First loves… The eighties… How could I not just want to read this book straight away? (No, it had nothing to do with a certain boy named Robert who broke my heart in 1987. I’m over it, really. Barely remember his name. Truly.)
Set over the course of one school year in 1986, Eleanor & Park by Rainbow Rowell is the story of two misfits—smart enough to know that first love almost never lasts, but willing to try.
Eleanor is a red-haired, slightly plump girl who wears ‘alternative’ clothing out of necessity – safety pins and men’s shirts may have been de rigueur for some but Eleanor’s family has little money and are at the mercy of their drunk, abusive step-father. In contrast, Park comes from a hunky-dory-apple-pie-good family. He’s half Korean, half Anglo-American and living in a town where Asian is unusual.
Rowell captures the intensity of first love perfectly – the anticipation, the awkwardness and that particular way that time speeds up and then slows down when your day revolves around moments with another person. Snatched encounters in the corridor, notes in text books and the dissection and analysis of every thing the person says.
I only have one issue with this perfectly lovely YA novel – Park is just a tad too forward for my liking. It’s not how I remembered boys (was I hanging around with the wrong boys? Maybe). I don’t think 16-year-old boys reveal so much so quickly. Are teenagers declaring that they love someone (to their face) before the first kiss? My feeling is no but I’d be happy to be proved wrong (that’s me, mother of three sons and one daughter who are yet to hit their teens talking).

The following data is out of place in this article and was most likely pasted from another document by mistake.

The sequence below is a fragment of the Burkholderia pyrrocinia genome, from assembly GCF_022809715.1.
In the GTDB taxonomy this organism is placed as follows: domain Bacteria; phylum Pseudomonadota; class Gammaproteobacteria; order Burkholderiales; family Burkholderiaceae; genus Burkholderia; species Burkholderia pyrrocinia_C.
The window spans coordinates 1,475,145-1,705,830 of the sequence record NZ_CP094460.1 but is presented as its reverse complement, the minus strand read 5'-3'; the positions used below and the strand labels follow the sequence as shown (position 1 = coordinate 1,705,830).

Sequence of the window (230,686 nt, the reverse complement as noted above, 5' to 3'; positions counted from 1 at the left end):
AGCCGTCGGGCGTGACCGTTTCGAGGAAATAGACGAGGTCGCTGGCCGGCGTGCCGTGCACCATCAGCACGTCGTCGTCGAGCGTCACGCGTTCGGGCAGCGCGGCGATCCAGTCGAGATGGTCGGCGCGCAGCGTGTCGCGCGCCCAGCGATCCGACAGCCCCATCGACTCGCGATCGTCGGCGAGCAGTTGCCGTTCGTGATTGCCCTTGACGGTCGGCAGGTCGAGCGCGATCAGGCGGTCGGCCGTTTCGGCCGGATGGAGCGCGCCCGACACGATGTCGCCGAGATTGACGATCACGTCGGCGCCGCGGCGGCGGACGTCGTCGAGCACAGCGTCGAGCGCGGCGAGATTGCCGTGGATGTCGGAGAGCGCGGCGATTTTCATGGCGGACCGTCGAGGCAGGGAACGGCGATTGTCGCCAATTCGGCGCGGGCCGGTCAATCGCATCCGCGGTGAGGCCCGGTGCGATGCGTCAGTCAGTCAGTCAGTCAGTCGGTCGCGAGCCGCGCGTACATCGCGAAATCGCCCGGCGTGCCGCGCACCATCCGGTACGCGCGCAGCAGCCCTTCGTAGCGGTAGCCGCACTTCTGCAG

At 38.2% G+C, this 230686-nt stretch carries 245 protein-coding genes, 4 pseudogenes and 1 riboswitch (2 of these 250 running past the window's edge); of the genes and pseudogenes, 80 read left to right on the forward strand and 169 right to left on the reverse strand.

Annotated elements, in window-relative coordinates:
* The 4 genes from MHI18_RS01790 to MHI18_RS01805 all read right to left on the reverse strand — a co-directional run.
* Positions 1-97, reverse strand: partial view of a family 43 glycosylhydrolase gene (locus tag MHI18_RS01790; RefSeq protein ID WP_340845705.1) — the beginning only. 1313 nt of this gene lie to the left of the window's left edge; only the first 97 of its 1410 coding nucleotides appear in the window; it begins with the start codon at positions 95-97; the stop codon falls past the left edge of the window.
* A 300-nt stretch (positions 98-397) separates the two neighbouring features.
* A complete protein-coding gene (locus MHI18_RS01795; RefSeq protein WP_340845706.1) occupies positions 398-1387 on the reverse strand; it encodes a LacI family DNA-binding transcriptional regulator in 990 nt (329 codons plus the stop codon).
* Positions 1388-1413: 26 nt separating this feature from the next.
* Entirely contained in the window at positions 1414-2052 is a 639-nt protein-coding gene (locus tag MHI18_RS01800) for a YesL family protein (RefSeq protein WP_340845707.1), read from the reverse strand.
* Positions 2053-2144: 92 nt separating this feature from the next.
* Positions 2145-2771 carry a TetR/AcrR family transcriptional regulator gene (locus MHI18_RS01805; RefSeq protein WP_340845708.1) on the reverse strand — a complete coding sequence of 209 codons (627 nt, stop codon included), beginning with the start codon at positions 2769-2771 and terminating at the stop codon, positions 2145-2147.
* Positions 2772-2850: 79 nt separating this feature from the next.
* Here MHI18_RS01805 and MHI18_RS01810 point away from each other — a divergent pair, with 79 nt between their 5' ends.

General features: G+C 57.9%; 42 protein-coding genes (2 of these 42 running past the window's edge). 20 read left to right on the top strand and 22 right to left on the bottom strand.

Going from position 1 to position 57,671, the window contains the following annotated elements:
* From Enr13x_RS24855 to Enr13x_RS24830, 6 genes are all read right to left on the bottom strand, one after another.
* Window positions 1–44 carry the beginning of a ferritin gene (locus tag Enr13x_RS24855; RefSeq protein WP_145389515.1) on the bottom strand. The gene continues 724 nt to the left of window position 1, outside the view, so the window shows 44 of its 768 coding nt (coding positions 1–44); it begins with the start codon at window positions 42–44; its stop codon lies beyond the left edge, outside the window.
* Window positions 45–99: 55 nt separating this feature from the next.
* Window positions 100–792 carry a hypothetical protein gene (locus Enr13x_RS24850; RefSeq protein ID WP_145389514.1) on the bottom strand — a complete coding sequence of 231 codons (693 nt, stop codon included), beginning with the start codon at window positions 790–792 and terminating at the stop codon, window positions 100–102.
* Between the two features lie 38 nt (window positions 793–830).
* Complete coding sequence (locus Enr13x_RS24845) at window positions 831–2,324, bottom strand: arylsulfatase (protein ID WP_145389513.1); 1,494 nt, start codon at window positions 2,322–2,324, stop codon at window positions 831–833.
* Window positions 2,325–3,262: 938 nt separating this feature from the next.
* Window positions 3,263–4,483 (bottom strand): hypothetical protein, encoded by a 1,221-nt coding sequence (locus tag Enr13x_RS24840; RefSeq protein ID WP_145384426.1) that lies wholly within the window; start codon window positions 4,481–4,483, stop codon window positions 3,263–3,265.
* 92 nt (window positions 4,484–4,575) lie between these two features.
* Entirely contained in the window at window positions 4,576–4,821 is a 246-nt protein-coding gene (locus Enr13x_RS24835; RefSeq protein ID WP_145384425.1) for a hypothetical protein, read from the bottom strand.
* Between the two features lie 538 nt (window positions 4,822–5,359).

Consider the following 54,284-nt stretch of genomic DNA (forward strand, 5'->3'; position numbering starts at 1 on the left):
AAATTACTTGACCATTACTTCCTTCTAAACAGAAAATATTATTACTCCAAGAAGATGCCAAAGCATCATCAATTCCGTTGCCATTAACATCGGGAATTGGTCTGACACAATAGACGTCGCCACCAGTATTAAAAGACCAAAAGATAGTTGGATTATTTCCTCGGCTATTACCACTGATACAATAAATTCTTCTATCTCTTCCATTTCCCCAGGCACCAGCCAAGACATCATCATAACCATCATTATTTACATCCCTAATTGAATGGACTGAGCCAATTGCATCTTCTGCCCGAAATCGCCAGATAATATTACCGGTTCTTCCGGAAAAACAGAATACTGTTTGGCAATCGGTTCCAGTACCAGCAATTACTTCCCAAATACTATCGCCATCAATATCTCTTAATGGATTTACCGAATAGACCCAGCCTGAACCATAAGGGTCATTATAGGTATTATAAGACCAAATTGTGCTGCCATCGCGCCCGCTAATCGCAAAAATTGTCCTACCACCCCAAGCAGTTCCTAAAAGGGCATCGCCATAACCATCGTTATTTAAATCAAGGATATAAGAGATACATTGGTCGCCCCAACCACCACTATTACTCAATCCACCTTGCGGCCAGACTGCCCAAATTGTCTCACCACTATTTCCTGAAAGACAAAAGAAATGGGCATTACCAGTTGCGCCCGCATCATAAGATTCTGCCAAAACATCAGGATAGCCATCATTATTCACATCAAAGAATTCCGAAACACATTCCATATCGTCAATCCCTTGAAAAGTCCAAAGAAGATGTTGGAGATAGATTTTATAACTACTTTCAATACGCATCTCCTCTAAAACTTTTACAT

“All I do when we’re apart is think about you, and all I do when we’re together is panic. Because every second feels so important. And because I’m so out of control, I can’t help myself.”
Without question, one of the reasons I picked up this book was because it’s set in the eighties. I don’t read much YA fiction but given that I was a teen in the eighties and I understand the raw power of a mixed tape (and quite frankly, Gen Y and Z will NEVER really understand this) I was keen. Thankfully, Rowell’s references to the pop-decade are careful, measured and thoroughly appropriate – smatterings of Swatch, Solid Gold, Avon and Cabbage Patch Kids are perfect.
“Park couldn’t imagine what his face had looked like when he touched Eleanor. like somebody taking the first drink in a Diet Pepsi commercial. over-the-top bliss.”
3/5 It’s a sweet story with a clever ending – will we hear more from Eleanor and Park? Rowell has certainly left the door ajar.
There are a handful of food references in the book but most are things that sound vile to me – what is a ‘tater-tot casserole’ for goodness sake?! So I’m sticking with the one thing mentioned that can be done well – Huevos Rancheros.